While Google, Verizon, Comcast and other giant providers struggle to deploy ultra-fast broadband, a small, regional ISP is bringing gigabit fiber service to thousands of homes and small businesses in San Francisco at a surprisingly low price.
The success of Sonic, an independent ISP based in Santa Rosa, California, shows that even a small provider can deliver the latest technology when regulators allow it to compete with its much larger rivals on an even playing field.
But Sonic, and other ISPs could expand even faster if local public works departments would allow them to use modern trenching techniques to bury their cables under city streets.
I had a chance to discuss these issues with Dane Jasper, the CEO and co-founder of Sonic. Consumer Reports ranked his company as the second-best broadband provider in the country, and the Electronic Frontier Foundation gave it a five-star rating for protecting privacy. And this week, Sonic announced that it is more than doubling its fiber deployment in San Francisco.
To understand the barriers to deployment of ultra-fast broadband, you need to know a bit about how it traverses what the industry calls “the last mile,” which is to say the distance from trunk lines and switches to a customer’s home. There are two ways to bridge that gap: Fiber cables can be strung from telephone poles in the neighborhood, a so-called aerial deployment, or buried in trenches under the street. (A third method, wireless broadband based on 5G mobile technology may arrive in the future, but is still in its infancy.)
Stringing fiber along existing poles should be relatively easy. But in some parts of the country, large telephone companies control access to those poles and make it as difficult as possible for a new competitor to share them. “This is a national issue,” says Jasper.
In Louisville, Kentucky, for example, AT&T is suing the city government to repeal an ordinance that would have given Google efficient access to its poles. The suit stopped that deployment in its tracks.
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The ordinance would have required that AT&T allow Google or other providers to rearrange the wires on the poles to make room for their fiber cables. Instead, AT&T insists on doing the work itself, and not surprisingly takes a lot of time to do so. If other utilities share the pole, they all get to move their own wires, creating even more delay.
But in San Francisco, there’s no such law, and Sonic is able to use existing poles to extend service across the city. Doing so isn’t cheap, but Jasper figures that there’s plenty of demand for gigabit service, since Comcast and AT&T don’t yet provide it here. “Fiber is a long-term investment for us. We believe it will pay off,” he says.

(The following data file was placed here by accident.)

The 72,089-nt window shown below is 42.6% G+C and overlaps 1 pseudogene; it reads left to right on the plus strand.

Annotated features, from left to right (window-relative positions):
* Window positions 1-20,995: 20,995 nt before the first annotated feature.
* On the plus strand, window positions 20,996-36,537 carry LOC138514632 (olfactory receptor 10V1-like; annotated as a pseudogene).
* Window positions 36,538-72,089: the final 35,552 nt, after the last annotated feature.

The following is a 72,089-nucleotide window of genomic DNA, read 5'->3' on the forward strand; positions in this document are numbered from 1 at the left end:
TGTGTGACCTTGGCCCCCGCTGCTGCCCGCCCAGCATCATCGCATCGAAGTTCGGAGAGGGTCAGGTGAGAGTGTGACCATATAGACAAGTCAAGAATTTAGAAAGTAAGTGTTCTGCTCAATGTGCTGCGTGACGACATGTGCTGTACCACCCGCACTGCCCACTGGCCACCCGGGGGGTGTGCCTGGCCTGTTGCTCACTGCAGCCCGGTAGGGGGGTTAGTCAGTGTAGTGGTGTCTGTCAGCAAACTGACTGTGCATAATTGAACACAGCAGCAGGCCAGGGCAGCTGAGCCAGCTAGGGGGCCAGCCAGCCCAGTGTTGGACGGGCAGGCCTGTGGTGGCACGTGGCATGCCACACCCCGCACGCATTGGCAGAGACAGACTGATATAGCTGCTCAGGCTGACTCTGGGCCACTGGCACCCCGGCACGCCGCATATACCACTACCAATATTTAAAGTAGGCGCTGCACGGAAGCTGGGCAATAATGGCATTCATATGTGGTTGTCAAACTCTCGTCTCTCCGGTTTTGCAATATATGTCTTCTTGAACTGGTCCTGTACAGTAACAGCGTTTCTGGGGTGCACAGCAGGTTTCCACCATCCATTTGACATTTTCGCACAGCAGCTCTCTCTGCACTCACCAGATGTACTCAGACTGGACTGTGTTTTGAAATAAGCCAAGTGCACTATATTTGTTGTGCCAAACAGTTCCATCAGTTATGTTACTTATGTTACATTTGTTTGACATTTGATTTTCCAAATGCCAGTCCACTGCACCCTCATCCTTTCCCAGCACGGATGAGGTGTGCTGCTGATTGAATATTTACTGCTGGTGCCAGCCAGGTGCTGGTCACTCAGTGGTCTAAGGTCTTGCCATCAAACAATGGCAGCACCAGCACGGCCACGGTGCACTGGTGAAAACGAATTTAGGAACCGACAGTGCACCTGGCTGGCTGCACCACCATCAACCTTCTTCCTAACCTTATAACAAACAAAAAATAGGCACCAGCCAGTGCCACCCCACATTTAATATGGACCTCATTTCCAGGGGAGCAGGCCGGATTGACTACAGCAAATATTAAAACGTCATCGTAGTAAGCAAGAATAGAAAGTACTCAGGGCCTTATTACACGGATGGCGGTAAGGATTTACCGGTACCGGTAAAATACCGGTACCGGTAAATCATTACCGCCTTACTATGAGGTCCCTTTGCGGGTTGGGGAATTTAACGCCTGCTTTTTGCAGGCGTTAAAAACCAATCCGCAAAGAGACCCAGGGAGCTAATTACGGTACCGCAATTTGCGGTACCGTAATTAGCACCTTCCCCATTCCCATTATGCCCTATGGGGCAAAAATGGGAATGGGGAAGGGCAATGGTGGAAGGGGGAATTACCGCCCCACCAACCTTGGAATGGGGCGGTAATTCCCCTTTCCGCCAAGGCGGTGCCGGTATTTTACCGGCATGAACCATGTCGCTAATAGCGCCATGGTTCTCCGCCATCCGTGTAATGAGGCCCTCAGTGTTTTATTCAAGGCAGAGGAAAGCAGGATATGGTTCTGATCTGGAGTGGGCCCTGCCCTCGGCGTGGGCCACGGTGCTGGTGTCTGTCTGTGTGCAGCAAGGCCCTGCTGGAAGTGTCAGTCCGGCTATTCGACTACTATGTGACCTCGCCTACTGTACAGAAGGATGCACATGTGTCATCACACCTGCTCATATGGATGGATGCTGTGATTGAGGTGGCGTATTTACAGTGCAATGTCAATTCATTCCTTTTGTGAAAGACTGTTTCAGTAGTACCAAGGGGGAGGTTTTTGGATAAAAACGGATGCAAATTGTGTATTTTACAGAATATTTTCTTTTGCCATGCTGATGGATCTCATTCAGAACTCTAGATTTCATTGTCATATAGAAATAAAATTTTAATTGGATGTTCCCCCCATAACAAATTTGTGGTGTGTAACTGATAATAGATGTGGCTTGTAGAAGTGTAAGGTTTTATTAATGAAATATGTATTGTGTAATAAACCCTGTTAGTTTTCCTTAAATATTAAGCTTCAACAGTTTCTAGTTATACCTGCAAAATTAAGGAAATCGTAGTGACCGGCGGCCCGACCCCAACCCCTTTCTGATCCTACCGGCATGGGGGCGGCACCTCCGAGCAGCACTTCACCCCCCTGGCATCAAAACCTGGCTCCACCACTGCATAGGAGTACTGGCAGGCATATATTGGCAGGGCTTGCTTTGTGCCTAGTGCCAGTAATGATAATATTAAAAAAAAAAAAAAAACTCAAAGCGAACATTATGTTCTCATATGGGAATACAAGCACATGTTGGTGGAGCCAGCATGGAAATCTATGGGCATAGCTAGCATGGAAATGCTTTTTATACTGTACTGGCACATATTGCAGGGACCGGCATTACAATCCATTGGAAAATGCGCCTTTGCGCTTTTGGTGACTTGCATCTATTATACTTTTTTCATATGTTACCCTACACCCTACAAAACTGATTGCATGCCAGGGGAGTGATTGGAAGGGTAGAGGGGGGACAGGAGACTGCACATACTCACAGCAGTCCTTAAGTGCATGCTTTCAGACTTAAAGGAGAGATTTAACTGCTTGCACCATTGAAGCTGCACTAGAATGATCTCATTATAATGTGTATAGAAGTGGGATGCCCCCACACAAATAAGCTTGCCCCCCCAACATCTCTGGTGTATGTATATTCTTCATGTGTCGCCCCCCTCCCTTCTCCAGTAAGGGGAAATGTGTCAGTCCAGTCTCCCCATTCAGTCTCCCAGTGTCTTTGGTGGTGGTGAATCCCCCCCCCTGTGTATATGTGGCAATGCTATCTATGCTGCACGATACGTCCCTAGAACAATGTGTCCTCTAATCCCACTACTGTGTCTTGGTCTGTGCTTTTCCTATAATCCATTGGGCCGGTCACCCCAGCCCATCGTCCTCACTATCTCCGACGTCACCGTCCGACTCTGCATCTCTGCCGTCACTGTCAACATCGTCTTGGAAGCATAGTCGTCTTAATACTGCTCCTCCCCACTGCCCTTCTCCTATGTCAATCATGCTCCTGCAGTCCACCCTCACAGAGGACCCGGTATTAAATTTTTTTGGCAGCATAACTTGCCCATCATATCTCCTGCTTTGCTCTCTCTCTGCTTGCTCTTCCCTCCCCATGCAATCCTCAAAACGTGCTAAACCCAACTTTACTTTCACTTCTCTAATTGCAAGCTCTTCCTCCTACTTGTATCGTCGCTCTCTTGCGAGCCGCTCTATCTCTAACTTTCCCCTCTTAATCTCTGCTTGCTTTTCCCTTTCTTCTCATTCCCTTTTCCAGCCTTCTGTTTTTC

The other option for deployment requires a provider to dig a trench to lay the cable, a process that’s three to ten times more expensive than aerial deployment, Jasper told me. In fact, Sonic will only deploy fiber in neighborhoods where utilities are above ground and poles are available.
On my street, for example, Sonic uses the poles to provide fiber service. But on a major thoroughfare about 100 yards away, there are no poles, so Sonic won’t serve the numerous businesses and apartment houses there.
It turns out, though, that there’s a way to put the cables underground for much less money. Instead of digging a wide, deep trench, a contractor could use a process called “micro trenching.” Simply put, that means digging a narrow and relatively shallow trench, which means there’s less labor, less disruption, and a lot less expensive repaving to do.
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Although some cities, including Chicago and San Diego, allow micro trenching and related technologies, San Francisco doesn’t. To be fair, says Jasper, you can’t blame that on rival ISPs. Major cities have lots of utilities underground and city engineers are understandably protective of their infrastructure. Regulations mandating deep trenching were established before the new trenching methods were developed.
Now, though, San Francisco Supervisor Mark Farrell has introduced legislation that would permit micro trenching. There are many details to work out, but the city’s Public Works department has been supportive and no significant opposition from other ISPs has yet surfaced, Jess Montejano, Farrell’s legislative, told me.
That’s good news for Internet-loving San Franciscans, of course, but even if you don’t live here, Sonic’s success, limited as it may be, is proof that affordable, ultra-fast broadband is a realistic goal.